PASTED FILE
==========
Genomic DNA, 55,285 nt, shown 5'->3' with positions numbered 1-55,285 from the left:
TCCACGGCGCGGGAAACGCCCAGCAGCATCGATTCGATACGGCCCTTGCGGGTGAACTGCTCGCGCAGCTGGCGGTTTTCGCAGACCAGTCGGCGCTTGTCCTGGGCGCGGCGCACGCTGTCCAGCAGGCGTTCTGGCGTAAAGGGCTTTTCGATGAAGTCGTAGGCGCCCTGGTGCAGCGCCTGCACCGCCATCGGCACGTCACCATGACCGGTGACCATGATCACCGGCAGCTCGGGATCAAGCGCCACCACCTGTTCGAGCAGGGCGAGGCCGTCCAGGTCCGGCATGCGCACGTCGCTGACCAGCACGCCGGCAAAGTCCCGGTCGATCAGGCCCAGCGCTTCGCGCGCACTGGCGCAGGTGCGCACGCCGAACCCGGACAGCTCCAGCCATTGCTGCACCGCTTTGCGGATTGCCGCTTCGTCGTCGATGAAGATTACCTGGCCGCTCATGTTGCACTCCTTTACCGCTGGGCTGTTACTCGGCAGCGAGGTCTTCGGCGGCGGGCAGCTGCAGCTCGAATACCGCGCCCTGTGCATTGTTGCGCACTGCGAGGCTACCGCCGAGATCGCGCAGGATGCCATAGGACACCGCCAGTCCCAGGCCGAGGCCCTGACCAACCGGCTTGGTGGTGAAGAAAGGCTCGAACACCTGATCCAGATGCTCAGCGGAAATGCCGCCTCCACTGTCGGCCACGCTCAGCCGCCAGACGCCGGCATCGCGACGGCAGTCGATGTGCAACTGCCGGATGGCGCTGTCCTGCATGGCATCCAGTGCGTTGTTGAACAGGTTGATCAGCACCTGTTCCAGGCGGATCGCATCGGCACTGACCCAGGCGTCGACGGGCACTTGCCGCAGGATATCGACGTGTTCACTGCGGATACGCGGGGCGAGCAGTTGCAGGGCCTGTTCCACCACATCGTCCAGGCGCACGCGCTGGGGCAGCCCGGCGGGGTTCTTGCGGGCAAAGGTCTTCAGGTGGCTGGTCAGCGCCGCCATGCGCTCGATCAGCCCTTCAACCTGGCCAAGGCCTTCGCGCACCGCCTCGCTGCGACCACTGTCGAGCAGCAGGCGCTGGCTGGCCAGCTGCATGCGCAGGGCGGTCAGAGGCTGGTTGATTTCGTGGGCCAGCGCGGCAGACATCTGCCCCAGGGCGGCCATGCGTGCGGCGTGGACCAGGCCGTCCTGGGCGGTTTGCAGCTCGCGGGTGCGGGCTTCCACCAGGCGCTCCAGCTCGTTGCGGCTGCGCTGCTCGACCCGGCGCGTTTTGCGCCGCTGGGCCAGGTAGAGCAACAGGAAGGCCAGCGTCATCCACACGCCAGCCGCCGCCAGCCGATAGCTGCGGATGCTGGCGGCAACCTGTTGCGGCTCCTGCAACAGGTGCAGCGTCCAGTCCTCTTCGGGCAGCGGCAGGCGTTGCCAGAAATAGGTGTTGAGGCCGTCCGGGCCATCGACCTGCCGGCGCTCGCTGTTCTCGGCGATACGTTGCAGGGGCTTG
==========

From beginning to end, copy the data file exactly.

Genomic DNA, 55,285 nt, shown 5'->3' with positions numbered 1-55,285 from the left:
TCCACGGCGCGGGAAACGCCCAGCAGCATCGATTCGATACGGCCCTTGCGGGTGAACTGCTCGCGCAGCTGGCGGTTTTCGCAGACCAGTCGGCGCTTGTCCTGGGCGCGGCGCACGCTGTCCAGCAGGCGTTCTGGCGTAAAGGGCTTTTCGATGAAGTCGTAGGCGCCCTGGTGCAGCGCCTGCACCGCCATCGGCACGTCACCATGACCGGTGACCATGATCACCGGCAGCTCGGGATCAAGCGCCACCACCTGTTCGAGCAGGGCGAGGCCGTCCAGGTCCGGCATGCGCACGTCGCTGACCAGCACGCCGGCAAAGTCCCGGTCGATCAGGCCCAGCGCTTCGCGCGCACTGGCGCAGGTGCGCACGCCGAACCCGGACAGCTCCAGCCATTGCTGCACCGCTTTGCGGATTGCCGCTTCGTCGTCGATGAAGATTACCTGGCCGCTCATGTTGCACTCCTTTACCGCTGGGCTGTTACTCGGCAGCGAGGTCTTCGGCGGCGGGCAGCTGCAGCTCGAATACCGCGCCCTGTGCATTGTTGCGCACTGCGAGGCTACCGCCGAGATCGCGCAGGATGCCATAGGACACCGCCAGTCCCAGGCCGAGGCCCTGACCAACCGGCTTGGTGGTGAAGAAAGGCTCGAACACCTGATCCAGATGCTCAGCGGAAATGCCGCCTCCACTGTCGGCCACGCTCAGCCGCCAGACGCCGGCATCGCGACGGCAGTCGATGTGCAACTGCCGGATGGCGCTGTCCTGCATGGCATCCAGTGCGTTGTTGAACAGGTTGATCAGCACCTGTTCCAGGCGGATCGCATCGGCACTGACCCAGGCGTCGACGGGCACTTGCCGCAGGATATCGACGTGTTCACTGCGGATACGCGGGGCGAGCAGTTGCAGGGCCTGTTCCACCACATCGTCCAGGCGCACGCGCTGGGGCAGCCCGGCGGGGTTCTTGCGGGCAAAGGTCTTCAGGTGGCTGGTCAGCGCCGCCATGCGCTCGATCAGCCCTTCAACCTGGCCAAGGCCTTCGCGCACCGCCTCGCTGCGACCACTGTCGAGCAGCAGGCGCTGGCTGGCCAGCTGCATGCGCAGGGCGGTCAGAGGCTGGTTGATTTCGTGGGCCAGCGCGGCAGACATCTGCCCCAGGGCGGCCATGCGTGCGGCGTGGACCAGGCCGTCCTGGGCGGTTTGCAGCTCGCGGGTGCGGGCTTCCACCAGGCGCTCCAGCTCGTTGCGGCTGCGCTGCTCGACCCGGCGCGTTTTGCGCCGCTGGGCCAGGTAGAGCAACAGGAAGGCCAGCGTCATCCACACGCCAGCCGCCGCCAGCCGATAGCTGCGGATGCTGGCGGCAACCTGTTGCGGCTCCTGCAACAGGTGCAGCGTCCAGTCCTCTTCGGGCAGCGGCAGGCGTTGCCAGAAATAGGTGTTGAGGCCGTCCGGGCCATCGACCTGCCGGCGCTCGCTGTTCTCGGCGATACGTTGCAGGGGCTTG